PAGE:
But what about the flight scenes? Aren’t they exciting? Nope. Spielberg can’t distinguish any of the firefighting scenes from one another, can’t establish the much-needed life and death stakes, and can’t clarify why anyone would want this dangerous job in the first place (John Goodman’s sanctimonious speech isn’t going to cut it). He can’t establish a consistent rhythm or tone in any of the scenes: everything is strung together without much rhyme or reason, and the material, whether “heartwarming” or “sad” or “funny”, is all similarly tone-deaf. It’s telling when late scenes involving unnamed firefighters have higher stakes than anything in the main plot. The late Audrey Hepburn provides the sole note of dignity as a cheerful yet sad-eyed angel guiding Dreyfuss through the afterlife. Her material is cornball and ill-defined, but at least she’s not embarrassing herself.

How does this charmless film fit into Spielberg’s filmography? Spielberg’s past three films were all, in some form, attempts at maturity. The Color Purple and Empire of the Sun were his first attempts at “serious” movies, while Indiana Jones and the Last Crusade grappled with Spielberg’s “absent father” theme in a grown-up fashion. With Always, the director attempts to deal with love and death in an adult fashion. Admirable, but everything’s as hollow as John Williams’ strangely unmemorable score. Spielberg grew up watching A Guy Named Joe with his father, a WWII pilot. His reasoning behind remaking this childhood favorite doesn’t seem to be anything more than empty nostalgia. 1941 was a fascinating disaster, Indiana Jones and the Temple of Doom a well-constructed but ugly mess. Always is junk.

Hook Grade: 22 (D+)

Spielberg’s follow-up, 1991’s Hook, has a long and troubled history. Originally envisioned as a high-concept musical starring Michael Jackson as Peter Pan (make your own joke) or as a straight adaptation of the Peter Pan story, Spielberg abandoned the project after declaring his “adulthood” with Empire of the Sun (itself a bit of a Pan retelling). But Spielberg’s young son drew a picture that gave him an idea: what if Peter Pan grew up, and what if Captain Hook lived?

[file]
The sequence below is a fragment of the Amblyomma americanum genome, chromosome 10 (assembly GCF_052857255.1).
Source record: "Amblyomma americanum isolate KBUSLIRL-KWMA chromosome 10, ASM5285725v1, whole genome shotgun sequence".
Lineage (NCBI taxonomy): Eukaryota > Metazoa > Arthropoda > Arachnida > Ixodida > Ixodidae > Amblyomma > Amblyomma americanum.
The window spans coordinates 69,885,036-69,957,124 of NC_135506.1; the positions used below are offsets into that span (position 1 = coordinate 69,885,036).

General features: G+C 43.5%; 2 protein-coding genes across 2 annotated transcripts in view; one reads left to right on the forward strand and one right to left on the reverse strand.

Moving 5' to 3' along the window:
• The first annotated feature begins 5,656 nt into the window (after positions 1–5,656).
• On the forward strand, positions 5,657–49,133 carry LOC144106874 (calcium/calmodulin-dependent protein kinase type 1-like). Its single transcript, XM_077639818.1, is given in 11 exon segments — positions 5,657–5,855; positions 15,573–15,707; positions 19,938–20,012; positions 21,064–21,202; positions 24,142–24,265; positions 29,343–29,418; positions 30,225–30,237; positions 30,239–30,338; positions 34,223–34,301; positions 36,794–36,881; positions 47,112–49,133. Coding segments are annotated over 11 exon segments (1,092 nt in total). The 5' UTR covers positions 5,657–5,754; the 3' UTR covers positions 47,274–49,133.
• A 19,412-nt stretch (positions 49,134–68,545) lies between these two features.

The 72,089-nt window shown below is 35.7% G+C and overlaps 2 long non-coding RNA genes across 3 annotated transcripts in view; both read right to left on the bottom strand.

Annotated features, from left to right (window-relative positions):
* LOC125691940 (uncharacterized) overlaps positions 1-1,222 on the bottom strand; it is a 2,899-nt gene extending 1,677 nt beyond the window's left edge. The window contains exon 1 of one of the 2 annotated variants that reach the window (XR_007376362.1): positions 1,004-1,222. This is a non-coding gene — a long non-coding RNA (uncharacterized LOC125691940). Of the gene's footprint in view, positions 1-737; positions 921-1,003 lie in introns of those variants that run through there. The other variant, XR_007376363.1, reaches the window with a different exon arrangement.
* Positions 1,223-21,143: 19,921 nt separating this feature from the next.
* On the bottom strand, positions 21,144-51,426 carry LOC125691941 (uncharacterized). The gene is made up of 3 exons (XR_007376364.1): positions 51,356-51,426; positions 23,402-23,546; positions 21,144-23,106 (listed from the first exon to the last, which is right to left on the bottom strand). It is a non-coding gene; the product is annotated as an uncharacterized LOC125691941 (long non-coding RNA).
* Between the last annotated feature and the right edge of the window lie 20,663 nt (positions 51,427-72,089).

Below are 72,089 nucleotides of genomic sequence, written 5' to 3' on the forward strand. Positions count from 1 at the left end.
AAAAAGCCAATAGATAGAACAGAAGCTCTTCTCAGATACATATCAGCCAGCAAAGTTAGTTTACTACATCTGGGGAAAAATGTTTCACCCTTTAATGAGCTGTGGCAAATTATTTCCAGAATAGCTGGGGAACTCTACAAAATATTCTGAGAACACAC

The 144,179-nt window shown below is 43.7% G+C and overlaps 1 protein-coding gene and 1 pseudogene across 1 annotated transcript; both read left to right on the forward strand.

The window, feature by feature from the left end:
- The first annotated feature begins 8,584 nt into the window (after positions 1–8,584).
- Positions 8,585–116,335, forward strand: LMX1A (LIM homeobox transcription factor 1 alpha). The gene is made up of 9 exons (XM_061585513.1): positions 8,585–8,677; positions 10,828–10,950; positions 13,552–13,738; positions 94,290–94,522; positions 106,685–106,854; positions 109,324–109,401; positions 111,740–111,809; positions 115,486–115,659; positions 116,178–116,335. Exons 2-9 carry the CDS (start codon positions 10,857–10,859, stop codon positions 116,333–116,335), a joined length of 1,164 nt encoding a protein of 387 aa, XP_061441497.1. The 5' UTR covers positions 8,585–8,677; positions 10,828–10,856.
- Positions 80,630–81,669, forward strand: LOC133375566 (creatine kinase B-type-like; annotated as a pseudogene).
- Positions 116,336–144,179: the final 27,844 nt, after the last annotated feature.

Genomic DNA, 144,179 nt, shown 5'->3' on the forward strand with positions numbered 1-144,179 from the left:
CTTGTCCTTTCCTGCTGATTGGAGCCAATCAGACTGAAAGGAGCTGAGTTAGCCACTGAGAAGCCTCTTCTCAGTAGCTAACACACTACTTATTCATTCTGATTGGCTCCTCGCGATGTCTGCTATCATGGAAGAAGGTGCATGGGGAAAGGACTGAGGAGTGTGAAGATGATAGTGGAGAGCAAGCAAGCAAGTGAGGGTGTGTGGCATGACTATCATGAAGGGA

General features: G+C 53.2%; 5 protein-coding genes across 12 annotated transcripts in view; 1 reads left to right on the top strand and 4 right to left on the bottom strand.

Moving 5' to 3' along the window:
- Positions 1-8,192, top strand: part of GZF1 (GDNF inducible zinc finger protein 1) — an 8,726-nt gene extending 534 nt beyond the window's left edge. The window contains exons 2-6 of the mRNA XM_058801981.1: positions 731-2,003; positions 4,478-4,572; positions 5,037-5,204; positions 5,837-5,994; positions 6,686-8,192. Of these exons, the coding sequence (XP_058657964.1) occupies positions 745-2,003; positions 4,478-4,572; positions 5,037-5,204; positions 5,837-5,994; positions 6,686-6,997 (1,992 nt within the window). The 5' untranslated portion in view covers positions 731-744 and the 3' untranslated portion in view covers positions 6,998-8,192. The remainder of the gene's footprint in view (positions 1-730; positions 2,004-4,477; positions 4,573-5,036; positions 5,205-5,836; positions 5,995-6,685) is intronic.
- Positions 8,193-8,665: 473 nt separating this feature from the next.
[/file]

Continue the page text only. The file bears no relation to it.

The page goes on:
Peter Banning (Robin Williams) is a lawyer. He’s married, with two children: Jack (Charlie Korsmo) and Maggie (Amber Scott). Peter is an absent father, often too preoccupied with work to pay attention to his children. While visiting his wife’s granny Wendy (Maggie Smith), Jack and Maggie are kidnapped. Wendy insists that she’s the Wendy from the Peter Pan story, and that Peter is the Peter Pan. He doesn’t believe her, but a visit from Tinkerbell (Julia Roberts) brings him back to Neverland, where Captain James Hook (Dustin Hoffman) and his sidekick Smee (Bob Hoskins) hold his children hostage. Peter doesn’t remember his past, but Tinkerbell makes a deal with Hook: wait for Peter to train with the Lost Boys, led by tough-guy Rufio (Dante Basco), and they’ll give him the war he wants. Only through finding his inner child can Peter save his children.

Hook gets off to a rough (and I mean rough) start. The opening scene, involving a grade-school stage production of Peter Pan, isn’t a terrible idea, but Spielberg uses the laziest, most clich├ęd signifier of the inattentive parent: the fucking cell-phone. He follows it up with Peter missing his son’s all-important baseball game because he’s too busy with work.  It’s not a good sign when Steven Spielberg, an artist known for realistic, believable relationships between parents and children, lays it on so thick. The film’s opening fifteen minutes pile it on further: Peter frequently uses phrases like “my word is my bond” with his ten-year-old son and demands that he “stop acting like a child”. Spielberg isn’t above heavy-handed irony, either (Peter’s afraid of flying/heights). It all culminates in a terrible scene in which Peter screams at his children to shut up, as he’s on the phone call of his life. Spielberg’s usually a master of treating children like adults and making adults feel like kids again. The film’s opening fifteen minutes talk down to everyone.

Spielberg’s Old Hollywood influences show up again: the Howard Hawks “man on a mission” feel, a scary Hitchcockian kidnapping scene, and a clear love for both Disney’s Peter Pan and for the old Errol Flynn swashbuckling films. But too often Hook cannibalizes old Spielberg films: E.T. was already a strong retelling of Peter Pan, and the kidnapping scene, while effective, is too similar to the home invasion scene of Close Encounters of the Third Kind, with objects flying around and doors opening on their own.

Spielberg being Spielberg, he manages to create some indelible images and scenes: early scenes of Peter at Wendy’s house have a strong mix of reluctance and curiosity, and some of the comedy between Hook and Smee is strong. But too much of the comedy involving the heroes is overly whimsical or manic (a training montage, a terrible scene involving imaginary food), some repeated jokes are intensely unfunny (watch for jokes about grown orphan Toodles’ “marbles”), and the final showdown ping-pongs between overly goofy fights (there is no reason for the Lost Boys to fight with eggs and paint) and poorly choreographed sword fights. The biggest shock: Neverland, from the pirate’s ship to the Lost Boys’ home, looks shockingly cheap. Some of the locales of the Indiana Jones films were certainly weathered, but they weren’t the ugly eyesores on display in Hook. Sometimes it looks like Spielberg’s going for a storybook feel. It doesn’t work.